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Scientists Decode Genome Of Cancer Patient

Posted by Chrissie Cole
Wednesday, November 05, 2008 8:55 PM EST
Category: Major Medical
Tags: FDA and Prescription Drugs, Leukemia, Cancer, AML, Women's Health, DNA


IMAGE SOURCE:© Wikimedia Commons/ AML - Acute Myeloid Leukemia / author: Patho

For the first time, scientists have decoded the entire genome of a cancer patient and found a set of mutations that might have caused the disease or aided its progression.

Researchers used cells donated by a woman in her 50s who died less than two years after being diagnosed with acute myeloid leukemia (AML). They were able to sequence the genes in a sample of normal skin tissue and also from the tumor cells extracted from her bone marrow.

Only one in five patients that get this disease will live more than five years after diagnosis.

When comparing normal tissue to cancerous tissue, researchers discovered 10 mutated genes in the cancerous tissue that appear to be AML triggers. Previous studies have associated two of the ten genes with AML, the other eight were unexpected.

“They are all new. They are all in genes that we did not have on our radar when studying this specific cancer type. In hindsight, they make sense,” said Dr. Timothy J. Ley, M.D., study author.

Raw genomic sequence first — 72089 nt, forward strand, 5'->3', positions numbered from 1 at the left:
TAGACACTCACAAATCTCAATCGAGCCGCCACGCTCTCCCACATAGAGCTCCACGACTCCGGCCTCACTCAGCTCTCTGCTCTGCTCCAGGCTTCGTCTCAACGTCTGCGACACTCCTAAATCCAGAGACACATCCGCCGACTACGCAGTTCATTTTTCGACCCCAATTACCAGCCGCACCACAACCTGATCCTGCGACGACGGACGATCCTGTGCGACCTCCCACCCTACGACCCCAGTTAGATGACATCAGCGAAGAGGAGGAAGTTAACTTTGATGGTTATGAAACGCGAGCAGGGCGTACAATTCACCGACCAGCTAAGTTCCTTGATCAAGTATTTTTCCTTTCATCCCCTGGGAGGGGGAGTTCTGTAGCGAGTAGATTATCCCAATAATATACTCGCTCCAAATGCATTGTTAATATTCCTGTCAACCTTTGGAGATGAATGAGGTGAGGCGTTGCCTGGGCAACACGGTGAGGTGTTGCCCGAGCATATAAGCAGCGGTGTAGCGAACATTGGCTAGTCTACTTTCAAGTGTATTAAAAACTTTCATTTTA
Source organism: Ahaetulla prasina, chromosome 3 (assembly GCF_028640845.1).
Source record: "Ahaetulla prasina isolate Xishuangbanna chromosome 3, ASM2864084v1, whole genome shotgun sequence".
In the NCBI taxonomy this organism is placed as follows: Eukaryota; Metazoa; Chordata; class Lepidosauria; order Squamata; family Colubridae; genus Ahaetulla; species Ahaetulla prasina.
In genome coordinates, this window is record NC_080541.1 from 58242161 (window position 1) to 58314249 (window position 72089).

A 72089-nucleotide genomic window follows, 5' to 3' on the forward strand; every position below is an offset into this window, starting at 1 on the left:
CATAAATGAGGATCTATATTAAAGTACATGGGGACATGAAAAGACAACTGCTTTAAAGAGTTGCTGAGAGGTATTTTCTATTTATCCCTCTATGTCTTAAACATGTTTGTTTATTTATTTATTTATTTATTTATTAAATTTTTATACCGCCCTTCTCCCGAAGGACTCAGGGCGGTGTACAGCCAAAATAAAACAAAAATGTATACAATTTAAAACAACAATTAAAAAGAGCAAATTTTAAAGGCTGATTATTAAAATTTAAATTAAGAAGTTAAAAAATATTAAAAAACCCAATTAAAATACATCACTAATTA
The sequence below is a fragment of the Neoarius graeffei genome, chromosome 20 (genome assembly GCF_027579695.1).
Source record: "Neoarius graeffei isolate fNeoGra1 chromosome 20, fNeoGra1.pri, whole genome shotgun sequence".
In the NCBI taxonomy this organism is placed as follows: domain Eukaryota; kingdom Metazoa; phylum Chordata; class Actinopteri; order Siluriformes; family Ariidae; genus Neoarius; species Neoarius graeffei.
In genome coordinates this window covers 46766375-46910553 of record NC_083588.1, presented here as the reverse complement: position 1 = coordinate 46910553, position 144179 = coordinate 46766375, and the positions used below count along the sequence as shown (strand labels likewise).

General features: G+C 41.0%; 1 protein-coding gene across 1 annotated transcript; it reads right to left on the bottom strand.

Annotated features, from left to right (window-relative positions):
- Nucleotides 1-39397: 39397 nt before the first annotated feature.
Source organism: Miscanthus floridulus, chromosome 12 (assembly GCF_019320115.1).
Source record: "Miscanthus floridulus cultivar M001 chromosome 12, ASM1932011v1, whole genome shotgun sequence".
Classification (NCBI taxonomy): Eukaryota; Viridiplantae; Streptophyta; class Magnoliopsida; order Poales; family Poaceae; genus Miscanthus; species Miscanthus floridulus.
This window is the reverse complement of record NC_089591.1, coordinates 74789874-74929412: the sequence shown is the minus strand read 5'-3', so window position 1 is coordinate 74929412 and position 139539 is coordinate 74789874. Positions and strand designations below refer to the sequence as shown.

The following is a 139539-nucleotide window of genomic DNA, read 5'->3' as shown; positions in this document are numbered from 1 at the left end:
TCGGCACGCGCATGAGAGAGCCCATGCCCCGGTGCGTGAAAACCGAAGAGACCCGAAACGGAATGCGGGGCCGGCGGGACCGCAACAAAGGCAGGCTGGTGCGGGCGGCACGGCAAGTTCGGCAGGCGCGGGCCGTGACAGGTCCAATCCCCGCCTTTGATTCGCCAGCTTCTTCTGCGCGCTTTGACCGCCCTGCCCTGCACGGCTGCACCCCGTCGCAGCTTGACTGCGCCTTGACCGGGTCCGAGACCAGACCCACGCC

Three usually act to suppress tumor growth, four are involved in cell growth and the last one affects how drugs enter a cell, researchers said.

Only one in five patients that get this disease will live more than five years after diagnosis.

The findings won’t immediately offer help for patients, but they could lead to new therapies and would most definitely help doctors to make better choices among existing treatment options based on a more detailed genetic picture of each patient’s cancer.

While the research for this study focuses on leukemia, the same techniques can be used to study other cancers.

AML treatment has not been improved in nearly two decades, largely because genetic factors for the disease remain unknown.

Adult AML is a cancer of the blood and bone marrow. This type of cancer usually progresses quickly if untreated. It is the most common type of acute leukemia in adults.

An estimated 44,270 new cases of leukemia will be diagnosed in the United States in 2008. Approximately 13,290 of them will be AML. And an estimated 8,820 adults will die from AML in 2008.

Researchers are hopeful that the newly discovered genes will give them more ways to attack cancer in the future. The study is reported in the November 6 issue of the Journal Nature. #

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